My Supervisor Lied and I Was Fired

Question to Ask the Workplace Doctors about firing:

I just got fired because my supervisor lied about me. She did a lot of things to make me look like I was this lazy, no-caring person. I loved my job but for some reason she never liked me and has been wanting to get rid of me ever since she was hired as my supervisor. I was new and had worked for the last year and had 3 supervisors prior to her and when she came on board everything changed. I was out of work for about a week and when I returned she gave me my evaluation with her supervisor present and was trying to get me fired by lying and saying that I was a month behind in my work. Well, her supervisor listened to me then, and I told her that I had proof that she was not telling the truth and she can come and see for herself.

So, they told me that they would give me 90 days to improve on my errors and skills. Also that I would meet with the supervisor often so she could help me improve. I had to be the first one to call the first meeting. Then, when I met with her she didn’t try to help me at all, she just showed me some things that I already knew. So, after about 6 weeks she decided to lie and get me fired. My errors had improved about 95% and I was caught up with my keying. So she made up some errors to get me fired. She copied some of the papers that I keyed from but never gave me the originals and told her supervisor that I keyed them wrong. She was so busy trying to get me that she gave me a co-worker’s paper also. Also she asked me to change some information in the system and print claims out. I did that, but when she got in the meeting with her supervisor she told her I never changed the claims.

I told her supervisor that she was lying on me and I had proof that she was lying because I printed out the claims that she had told me to change and wanted her to let me go get them to prove that this woman was lying. Her supervisor told me that it didn’t matter and that I would be fired regardless. I just need to know if there is something I can do. I have already contacted EEOC, but I need to know if I can get her for lying about me and destroying my character.

Signed, Treated Wrong

Dear Treated Wrong:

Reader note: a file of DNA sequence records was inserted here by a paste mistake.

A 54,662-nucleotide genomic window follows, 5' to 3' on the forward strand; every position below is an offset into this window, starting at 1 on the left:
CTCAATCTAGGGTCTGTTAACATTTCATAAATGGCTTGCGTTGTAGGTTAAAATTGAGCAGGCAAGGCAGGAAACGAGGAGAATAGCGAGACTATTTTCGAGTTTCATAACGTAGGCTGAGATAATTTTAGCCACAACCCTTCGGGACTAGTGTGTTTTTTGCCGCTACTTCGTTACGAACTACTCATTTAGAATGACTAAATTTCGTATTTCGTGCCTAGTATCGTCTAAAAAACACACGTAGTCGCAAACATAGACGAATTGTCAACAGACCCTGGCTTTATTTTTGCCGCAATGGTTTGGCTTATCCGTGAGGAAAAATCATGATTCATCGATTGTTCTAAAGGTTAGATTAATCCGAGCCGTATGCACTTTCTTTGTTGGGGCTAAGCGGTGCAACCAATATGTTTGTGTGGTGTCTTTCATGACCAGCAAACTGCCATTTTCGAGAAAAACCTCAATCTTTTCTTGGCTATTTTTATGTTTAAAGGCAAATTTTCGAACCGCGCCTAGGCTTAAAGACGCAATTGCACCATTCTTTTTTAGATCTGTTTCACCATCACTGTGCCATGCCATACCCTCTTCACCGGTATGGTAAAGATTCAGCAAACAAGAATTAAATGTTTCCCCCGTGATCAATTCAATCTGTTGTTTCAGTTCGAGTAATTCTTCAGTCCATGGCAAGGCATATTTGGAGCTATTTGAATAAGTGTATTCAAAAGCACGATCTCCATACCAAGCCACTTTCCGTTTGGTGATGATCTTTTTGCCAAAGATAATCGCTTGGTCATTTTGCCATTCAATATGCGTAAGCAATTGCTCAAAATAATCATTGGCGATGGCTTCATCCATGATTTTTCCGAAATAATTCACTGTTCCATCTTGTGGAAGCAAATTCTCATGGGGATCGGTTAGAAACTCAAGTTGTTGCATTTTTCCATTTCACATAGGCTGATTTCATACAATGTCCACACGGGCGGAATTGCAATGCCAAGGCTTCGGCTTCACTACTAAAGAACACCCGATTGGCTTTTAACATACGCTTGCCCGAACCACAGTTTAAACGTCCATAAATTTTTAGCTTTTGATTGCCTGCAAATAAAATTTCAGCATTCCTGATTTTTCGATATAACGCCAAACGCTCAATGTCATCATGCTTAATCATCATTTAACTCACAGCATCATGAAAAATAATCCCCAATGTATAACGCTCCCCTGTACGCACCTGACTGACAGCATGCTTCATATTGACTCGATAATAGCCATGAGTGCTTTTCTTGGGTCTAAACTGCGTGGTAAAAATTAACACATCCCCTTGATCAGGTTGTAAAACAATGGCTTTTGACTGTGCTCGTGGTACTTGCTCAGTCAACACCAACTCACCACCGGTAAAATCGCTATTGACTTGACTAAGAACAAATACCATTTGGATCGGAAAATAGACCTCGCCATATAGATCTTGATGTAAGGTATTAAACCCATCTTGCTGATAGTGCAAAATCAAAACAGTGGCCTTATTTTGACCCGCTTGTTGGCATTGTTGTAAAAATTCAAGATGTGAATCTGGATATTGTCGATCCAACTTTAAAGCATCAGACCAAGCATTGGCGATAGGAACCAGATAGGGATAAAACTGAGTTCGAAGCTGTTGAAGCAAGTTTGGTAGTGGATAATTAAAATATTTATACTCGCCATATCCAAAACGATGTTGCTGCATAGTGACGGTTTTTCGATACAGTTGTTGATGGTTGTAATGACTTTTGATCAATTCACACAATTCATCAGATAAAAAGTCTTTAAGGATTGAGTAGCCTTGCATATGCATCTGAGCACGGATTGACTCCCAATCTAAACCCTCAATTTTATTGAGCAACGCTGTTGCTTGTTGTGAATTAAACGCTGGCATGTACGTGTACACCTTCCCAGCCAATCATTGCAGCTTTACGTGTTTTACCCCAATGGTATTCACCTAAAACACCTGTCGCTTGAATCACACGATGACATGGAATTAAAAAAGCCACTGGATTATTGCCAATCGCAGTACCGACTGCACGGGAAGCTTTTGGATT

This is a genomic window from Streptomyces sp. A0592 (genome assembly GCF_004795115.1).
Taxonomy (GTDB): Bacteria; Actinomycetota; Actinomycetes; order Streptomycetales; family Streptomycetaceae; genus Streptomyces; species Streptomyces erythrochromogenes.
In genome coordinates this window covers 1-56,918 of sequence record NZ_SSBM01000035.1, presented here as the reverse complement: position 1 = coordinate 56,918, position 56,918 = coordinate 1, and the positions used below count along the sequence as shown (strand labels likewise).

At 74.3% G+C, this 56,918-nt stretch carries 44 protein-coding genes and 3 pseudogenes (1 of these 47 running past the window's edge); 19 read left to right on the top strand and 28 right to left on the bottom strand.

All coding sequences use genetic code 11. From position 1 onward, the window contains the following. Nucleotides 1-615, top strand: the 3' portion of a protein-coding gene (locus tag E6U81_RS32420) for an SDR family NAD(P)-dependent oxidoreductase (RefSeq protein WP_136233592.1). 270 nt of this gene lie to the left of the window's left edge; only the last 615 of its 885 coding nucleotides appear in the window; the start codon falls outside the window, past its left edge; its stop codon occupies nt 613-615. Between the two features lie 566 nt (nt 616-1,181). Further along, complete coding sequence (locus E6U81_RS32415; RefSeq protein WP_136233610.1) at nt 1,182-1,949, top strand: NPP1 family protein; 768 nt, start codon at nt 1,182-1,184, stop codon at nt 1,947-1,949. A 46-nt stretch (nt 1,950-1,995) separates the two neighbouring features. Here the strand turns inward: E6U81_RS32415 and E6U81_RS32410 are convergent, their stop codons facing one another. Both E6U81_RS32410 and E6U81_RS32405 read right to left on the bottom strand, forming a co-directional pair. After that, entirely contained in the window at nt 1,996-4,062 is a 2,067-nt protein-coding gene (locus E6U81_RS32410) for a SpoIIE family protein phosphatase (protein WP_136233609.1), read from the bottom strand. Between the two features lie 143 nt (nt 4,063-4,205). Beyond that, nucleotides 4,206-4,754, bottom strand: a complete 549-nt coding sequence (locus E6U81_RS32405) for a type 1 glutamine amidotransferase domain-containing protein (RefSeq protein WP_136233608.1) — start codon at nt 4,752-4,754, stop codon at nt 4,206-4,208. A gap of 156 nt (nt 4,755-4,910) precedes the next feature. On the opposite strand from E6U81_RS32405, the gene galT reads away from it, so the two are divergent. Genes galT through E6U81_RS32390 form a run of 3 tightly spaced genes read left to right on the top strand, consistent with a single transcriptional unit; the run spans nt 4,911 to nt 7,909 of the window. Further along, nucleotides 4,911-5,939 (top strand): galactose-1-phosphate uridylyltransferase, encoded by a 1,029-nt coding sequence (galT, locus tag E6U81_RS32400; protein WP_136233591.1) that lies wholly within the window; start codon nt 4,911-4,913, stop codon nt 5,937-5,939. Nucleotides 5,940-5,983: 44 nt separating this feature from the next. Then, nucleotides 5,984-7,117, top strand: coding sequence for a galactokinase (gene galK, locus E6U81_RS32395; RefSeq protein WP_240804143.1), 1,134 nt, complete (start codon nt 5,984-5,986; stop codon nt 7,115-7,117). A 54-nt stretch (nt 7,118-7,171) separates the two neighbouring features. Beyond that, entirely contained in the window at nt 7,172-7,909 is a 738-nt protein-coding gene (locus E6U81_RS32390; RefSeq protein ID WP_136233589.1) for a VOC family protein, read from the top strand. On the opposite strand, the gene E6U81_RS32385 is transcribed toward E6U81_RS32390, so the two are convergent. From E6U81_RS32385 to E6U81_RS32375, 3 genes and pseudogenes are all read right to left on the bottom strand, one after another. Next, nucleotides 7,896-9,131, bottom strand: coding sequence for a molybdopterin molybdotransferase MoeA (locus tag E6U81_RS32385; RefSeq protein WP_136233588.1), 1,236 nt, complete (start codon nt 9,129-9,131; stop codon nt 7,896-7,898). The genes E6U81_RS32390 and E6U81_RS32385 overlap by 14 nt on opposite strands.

It certainly sounds as though this has been an unpleasant, unhappy and upsetting situation from every viewpoint. You will need to talk to an attorney to find out if there is anything you can do in court. I don’t think there is, if your goal is to hold your supervisor accountable for lies that led to your firing. If an EEOC reviewer feels that you can show that all of this was a result of racial bias, not your work, and they decide to take action about it, they will charge the company, not an individual. That is because several people helped make the decision. Your supervisor’s manager told you that the evidence you had that the supervisor lied wouldn’t make any difference because you were going to be fired anyway. That is probably true. It sounds as though you were not considered to be what they needed for that job and nothing you could do would have changed their minds.

Your next big step is to find another job where you can be successful. If you have skills that others would need to be trained about, that will probably be a big help. Or, maybe you would like to try another type of work that suits your skills and style of work better. If you are asked about this last job you can say that you had done well with three former supervisors but the work environment changed when a new supervisor arrived and you were dismissed during the transition. If others were fired as well, you can say that you were one of several who were dismissed during the transition.

Limit your conversation about it and focus on what you can and will offer to your new employer. I’m sorry all of this has happened and I wish there was something I could suggest that could help you work through it quickly and with optimism about the future. This is one of those times when your ability to bounce back will be tested. I hope you will soon find work where you can feel good about your supervisor as well as the entire workplace, and where you can contribute at a high level. Best wishes!

Tina Lewis Rowe

Tina Lewis Rowe

Tina had a thirty-three year career in law enforcement, serving with the Denver Police Department from 1969-1994 and was the Presidential United States Marshal for Colorado from 1994-2002. She provides training to law enforcement organizations and private sector groups and does conference presentations related to leadership, workplace communications and customized topics. Her style is inspirational with humor.